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Vicar's Musings for Easter 6

5 May, 2013

This week our Regional Bishop, Philip Huggins, invited all the priests and deacons of the Northern and Western Region to Queenscliff for our annual clergy conference. Fr Samuel and I attended; it was a very worthwhile gathering, with the Rev'd Dr Graeme Garrett as keynote speaker (you may recall that he launched Bishop Graeme and Jonathan Rutherford's book). The opening keynote address was based around a painting by the French romantic artist, Eugène Delacroix (1798-1863), entitled "Jacob Wrestling with the Angel" from Genesis 32.

Jacob took his two wives, his two maids, and his eleven children, and crossed the ford of the Jabbok. He took them and sent them across the stream, and likewise everything that he had. Jacob was left alone; and a man wrestled with him until daybreak. When the man saw that he did not prevail against Jacob, he struck him on the hip socket; and Jacob's hip was put out of joint as he wrestled with him. Then he said, 'Let me go, for the day is breaking.' But Jacob said, 'I will not let you go, unless you bless me.' So he said to him, 'What is your name?' And he said, 'Jacob.' Then the man said, 'You shall no longer be called Jacob, but Israel, for you have striven with God and with humans, and have prevailed.' Then Jacob asked him, 'Please tell me your name.' But he said, 'Why is it that you ask my name?' And there he blessed him. So Jacob called the place Peniel, saying, 'For I have seen God face to face, and yet my life is preserved.' The sun rose upon him as he passed Penuel, limping because of his hip. Therefore to this day the Israelites do not eat the thigh muscle that is on the hip socket, because he struck Jacob on the hip socket at the thigh muscle.

Dr Garrett used the painting and this powerful story from the Hebrew Bible as a way into the theology of Anselm of Canturbury (1033-1109) and in particular his book Proslogion or Discourse on the Existence of God. Anselm's struggle was one that is very familiar to all thinking Christians today: in a world of disbelief, agnosticism and atheism how do we justify our faith in God? Is it possible to have an intellectual integrity to our Christian belief in today's world? Anselm's starting point is as relevant today as it was in the eleventh century; prayer. "Come now, insignificant man, fly for a moment from your affairs, escape for a little while from the tumult of your thoughts. Put aside now your weighty cares and leave your wearisome toils. Abandon yourself for a while to God and rest for a little in Him. Enter into the inner chamber of your soul, shut out everything save God and what can be of help in your quest for Him and having locked the door (Matt 6:6) seek Him out."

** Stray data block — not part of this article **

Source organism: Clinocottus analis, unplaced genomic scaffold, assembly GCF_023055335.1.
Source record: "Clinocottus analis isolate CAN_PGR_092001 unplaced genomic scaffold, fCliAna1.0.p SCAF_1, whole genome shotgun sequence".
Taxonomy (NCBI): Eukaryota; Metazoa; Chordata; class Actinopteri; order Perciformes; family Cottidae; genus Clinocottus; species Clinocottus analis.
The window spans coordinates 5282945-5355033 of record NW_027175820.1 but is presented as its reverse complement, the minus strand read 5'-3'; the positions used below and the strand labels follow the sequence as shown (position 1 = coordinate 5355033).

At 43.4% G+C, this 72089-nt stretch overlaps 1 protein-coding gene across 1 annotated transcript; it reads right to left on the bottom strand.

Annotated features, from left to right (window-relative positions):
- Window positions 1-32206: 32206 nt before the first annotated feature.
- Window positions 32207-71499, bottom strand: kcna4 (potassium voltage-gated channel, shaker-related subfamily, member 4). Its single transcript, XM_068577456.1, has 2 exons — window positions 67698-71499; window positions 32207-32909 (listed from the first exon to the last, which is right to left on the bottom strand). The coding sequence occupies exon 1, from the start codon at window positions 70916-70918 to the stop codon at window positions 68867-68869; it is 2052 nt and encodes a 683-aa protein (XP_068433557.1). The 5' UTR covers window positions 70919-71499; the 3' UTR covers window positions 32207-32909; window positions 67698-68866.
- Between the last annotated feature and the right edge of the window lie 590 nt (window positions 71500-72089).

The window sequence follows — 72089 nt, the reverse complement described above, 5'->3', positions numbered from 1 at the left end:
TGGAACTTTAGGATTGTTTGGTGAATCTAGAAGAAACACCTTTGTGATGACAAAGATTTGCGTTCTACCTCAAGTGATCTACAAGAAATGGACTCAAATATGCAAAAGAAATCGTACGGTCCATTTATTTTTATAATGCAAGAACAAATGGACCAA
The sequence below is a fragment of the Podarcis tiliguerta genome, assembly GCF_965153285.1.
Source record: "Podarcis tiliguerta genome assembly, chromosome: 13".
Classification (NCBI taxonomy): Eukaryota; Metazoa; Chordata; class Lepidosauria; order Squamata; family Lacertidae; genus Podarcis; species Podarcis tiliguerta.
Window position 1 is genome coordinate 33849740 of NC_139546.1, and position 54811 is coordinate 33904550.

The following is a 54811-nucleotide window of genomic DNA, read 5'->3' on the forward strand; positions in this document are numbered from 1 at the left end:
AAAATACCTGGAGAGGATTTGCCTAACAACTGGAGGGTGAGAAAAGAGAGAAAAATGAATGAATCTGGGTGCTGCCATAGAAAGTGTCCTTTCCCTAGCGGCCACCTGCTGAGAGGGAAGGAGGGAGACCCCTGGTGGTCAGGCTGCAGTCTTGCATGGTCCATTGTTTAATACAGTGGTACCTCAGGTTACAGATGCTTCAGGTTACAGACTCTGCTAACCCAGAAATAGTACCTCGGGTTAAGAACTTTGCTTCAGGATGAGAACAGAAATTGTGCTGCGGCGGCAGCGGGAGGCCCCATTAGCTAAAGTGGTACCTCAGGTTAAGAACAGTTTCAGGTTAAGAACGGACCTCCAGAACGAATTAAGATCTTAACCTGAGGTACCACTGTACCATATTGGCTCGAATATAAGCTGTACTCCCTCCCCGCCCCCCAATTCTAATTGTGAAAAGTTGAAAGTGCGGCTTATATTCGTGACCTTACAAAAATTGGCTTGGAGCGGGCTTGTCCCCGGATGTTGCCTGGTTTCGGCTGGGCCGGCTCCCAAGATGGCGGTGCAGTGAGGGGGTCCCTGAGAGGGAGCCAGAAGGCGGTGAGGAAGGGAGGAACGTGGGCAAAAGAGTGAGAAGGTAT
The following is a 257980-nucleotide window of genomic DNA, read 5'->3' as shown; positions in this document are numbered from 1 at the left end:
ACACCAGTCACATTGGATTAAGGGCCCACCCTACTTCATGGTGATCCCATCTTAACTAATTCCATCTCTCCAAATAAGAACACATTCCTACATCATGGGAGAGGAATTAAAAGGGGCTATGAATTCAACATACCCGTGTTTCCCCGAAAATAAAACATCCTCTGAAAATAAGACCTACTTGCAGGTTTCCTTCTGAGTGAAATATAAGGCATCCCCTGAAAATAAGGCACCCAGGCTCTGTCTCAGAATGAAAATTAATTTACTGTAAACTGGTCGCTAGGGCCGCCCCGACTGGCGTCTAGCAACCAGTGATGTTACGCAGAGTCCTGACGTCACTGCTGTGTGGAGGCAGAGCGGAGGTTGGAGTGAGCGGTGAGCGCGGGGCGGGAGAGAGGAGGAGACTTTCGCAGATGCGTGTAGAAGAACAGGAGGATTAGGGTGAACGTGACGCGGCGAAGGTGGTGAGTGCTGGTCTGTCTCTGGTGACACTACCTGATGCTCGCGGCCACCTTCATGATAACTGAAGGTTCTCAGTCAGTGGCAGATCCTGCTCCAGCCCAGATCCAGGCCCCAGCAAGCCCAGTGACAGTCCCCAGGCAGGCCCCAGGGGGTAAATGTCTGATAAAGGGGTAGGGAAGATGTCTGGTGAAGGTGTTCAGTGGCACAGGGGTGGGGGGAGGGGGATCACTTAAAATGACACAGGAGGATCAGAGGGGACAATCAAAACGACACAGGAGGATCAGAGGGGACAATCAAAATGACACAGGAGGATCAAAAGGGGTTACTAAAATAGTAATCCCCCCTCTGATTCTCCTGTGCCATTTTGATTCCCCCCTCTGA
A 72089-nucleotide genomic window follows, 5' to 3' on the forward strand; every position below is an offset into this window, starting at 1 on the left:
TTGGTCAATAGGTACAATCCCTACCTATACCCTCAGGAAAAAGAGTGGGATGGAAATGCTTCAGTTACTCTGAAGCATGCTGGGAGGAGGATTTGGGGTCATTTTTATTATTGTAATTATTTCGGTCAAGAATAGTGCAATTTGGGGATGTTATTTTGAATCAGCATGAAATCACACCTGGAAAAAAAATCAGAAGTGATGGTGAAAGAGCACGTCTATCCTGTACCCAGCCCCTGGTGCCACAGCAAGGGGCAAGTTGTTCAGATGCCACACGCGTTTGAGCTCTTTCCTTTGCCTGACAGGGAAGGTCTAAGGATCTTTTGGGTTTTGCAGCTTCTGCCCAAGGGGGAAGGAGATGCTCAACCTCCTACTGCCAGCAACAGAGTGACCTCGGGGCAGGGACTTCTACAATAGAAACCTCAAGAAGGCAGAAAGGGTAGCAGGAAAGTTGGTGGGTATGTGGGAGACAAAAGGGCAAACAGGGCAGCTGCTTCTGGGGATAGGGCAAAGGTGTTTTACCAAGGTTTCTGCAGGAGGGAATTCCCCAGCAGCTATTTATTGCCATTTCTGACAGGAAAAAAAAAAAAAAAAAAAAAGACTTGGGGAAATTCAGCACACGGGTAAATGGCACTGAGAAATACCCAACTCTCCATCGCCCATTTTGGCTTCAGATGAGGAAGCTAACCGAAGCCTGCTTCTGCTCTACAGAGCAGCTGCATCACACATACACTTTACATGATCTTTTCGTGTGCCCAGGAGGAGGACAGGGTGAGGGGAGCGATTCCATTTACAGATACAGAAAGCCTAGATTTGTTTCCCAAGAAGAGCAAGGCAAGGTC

Prayer should be our starting point as we struggle to find a solution to the dilemmas we encounter in life. But what are we doing? Talking to our imaginary friend? How can I pray if I have no concrete proof of God's existence? For Anselm our theology, prayer, life in Christ is founded on the premise "fides quaerens intellectum" — faith seeking understanding. This is no Biblical fundamentalism, there is no avoidance of intellectual rigour in Anselm's struggles. But it is about starting points, and where truth is to be found: "Let me discern Your light whether it be from afar or in the depths. Teach me to seek You, and reveal Yourself to me as I seek, because I can neither seek You if You do not teach me how, nor find You unless You reveal Yourself." We must battle with the angel, wrestle with God; only through struggle will God's blessing be procured.

The Rev'd Dr Hugh Kempster

Illustration for Easter 6 Musings

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